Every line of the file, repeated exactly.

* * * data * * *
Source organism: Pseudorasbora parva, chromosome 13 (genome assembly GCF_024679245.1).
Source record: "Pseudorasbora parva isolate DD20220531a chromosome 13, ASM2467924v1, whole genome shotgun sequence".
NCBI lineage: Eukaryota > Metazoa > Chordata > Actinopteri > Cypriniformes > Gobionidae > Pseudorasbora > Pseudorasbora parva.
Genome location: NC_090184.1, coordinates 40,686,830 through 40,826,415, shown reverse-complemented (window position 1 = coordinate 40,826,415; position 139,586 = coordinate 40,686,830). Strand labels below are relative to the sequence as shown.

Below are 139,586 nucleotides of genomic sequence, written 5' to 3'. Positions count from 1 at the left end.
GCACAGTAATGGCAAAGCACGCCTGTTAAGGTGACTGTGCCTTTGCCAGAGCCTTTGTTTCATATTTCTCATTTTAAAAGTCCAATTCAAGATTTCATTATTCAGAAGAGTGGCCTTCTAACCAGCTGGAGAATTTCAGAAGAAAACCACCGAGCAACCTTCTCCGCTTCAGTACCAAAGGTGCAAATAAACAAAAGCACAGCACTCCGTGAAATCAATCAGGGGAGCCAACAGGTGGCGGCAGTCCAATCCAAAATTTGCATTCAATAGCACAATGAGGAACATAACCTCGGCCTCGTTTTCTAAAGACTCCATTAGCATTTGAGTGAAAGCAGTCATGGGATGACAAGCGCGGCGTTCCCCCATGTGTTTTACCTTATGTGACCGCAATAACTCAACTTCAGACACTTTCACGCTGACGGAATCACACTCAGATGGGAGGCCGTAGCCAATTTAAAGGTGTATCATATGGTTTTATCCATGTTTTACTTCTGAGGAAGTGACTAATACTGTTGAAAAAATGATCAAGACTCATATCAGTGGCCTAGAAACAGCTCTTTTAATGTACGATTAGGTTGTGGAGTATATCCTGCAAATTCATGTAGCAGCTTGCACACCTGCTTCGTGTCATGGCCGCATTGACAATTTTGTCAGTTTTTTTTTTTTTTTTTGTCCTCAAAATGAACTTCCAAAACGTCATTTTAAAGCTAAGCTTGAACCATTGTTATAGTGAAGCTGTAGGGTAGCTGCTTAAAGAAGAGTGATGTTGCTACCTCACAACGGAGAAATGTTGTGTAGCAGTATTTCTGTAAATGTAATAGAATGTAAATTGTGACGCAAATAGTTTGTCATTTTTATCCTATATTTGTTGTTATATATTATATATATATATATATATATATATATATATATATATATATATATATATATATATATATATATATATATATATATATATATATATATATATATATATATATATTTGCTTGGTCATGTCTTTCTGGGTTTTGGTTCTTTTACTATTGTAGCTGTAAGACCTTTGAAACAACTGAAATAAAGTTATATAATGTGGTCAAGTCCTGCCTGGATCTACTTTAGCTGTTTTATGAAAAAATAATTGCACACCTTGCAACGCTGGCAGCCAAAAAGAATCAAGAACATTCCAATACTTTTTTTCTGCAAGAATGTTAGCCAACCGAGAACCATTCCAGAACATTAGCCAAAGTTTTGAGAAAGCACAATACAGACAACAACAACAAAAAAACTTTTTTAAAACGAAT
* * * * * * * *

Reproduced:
Source organism: Pseudorasbora parva, chromosome 13 (genome assembly GCF_024679245.1).
Source record: "Pseudorasbora parva isolate DD20220531a chromosome 13, ASM2467924v1, whole genome shotgun sequence".
NCBI lineage: Eukaryota > Metazoa > Chordata > Actinopteri > Cypriniformes > Gobionidae > Pseudorasbora > Pseudorasbora parva.
Genome location: NC_090184.1, coordinates 40,686,830 through 40,826,415, shown reverse-complemented (window position 1 = coordinate 40,826,415; position 139,586 = coordinate 40,686,830). Strand labels below are relative to the sequence as shown.

Below are 139,586 nucleotides of genomic sequence, written 5' to 3'. Positions count from 1 at the left end.
GCACAGTAATGGCAAAGCACGCCTGTTAAGGTGACTGTGCCTTTGCCAGAGCCTTTGTTTCATATTTCTCATTTTAAAAGTCCAATTCAAGATTTCATTATTCAGAAGAGTGGCCTTCTAACCAGCTGGAGAATTTCAGAAGAAAACCACCGAGCAACCTTCTCCGCTTCAGTACCAAAGGTGCAAATAAACAAAAGCACAGCACTCCGTGAAATCAATCAGGGGAGCCAACAGGTGGCGGCAGTCCAATCCAAAATTTGCATTCAATAGCACAATGAGGAACATAACCTCGGCCTCGTTTTCTAAAGACTCCATTAGCATTTGAGTGAAAGCAGTCATGGGATGACAAGCGCGGCGTTCCCCCATGTGTTTTACCTTATGTGACCGCAATAACTCAACTTCAGACACTTTCACGCTGACGGAATCACACTCAGATGGGAGGCCGTAGCCAATTTAAAGGTGTATCATATGGTTTTATCCATGTTTTACTTCTGAGGAAGTGACTAATACTGTTGAAAAAATGATCAAGACTCATATCAGTGGCCTAGAAACAGCTCTTTTAATGTACGATTAGGTTGTGGAGTATATCCTGCAAATTCATGTAGCAGCTTGCACACCTGCTTCGTGTCATGGCCGCATTGACAATTTTGTCAGTTTTTTTTTTTTTTTTTGTCCTCAAAATGAACTTCCAAAACGTCATTTTAAAGCTAAGCTTGAACCATTGTTATAGTGAAGCTGTAGGGTAGCTGCTTAAAGAAGAGTGATGTTGCTACCTCACAACGGAGAAATGTTGTGTAGCAGTATTTCTGTAAATGTAATAGAATGTAAATTGTGACGCAAATAGTTTGTCATTTTTATCCTATATTTGTTGTTATATATTATATATATATATATATATATATATATATATATATATATATATATATATATATATATATATATATATATATATATATATATATATATATATATATATATATATTTGCTTGGTCATGTCTTTCTGGGTTTTGGTTCTTTTACTATTGTAGCTGTAAGACCTTTGAAACAACTGAAATAAAGTTATATAATGTGGTCAAGTCCTGCCTGGATCTACTTTAGCTGTTTTATGAAAAAATAATTGCACACCTTGCAACGCTGGCAGCCAAAAAGAATCAAGAACATTCCAATACTTTTTTTCTGCAAGAATGTTAGCCAACCGAGAACCATTCCAGAACATTAGCCAAAGTTTTGAGAAAGCACAATACAGACAACAACAACAAAAAAACTTTTTTAAAACGAAT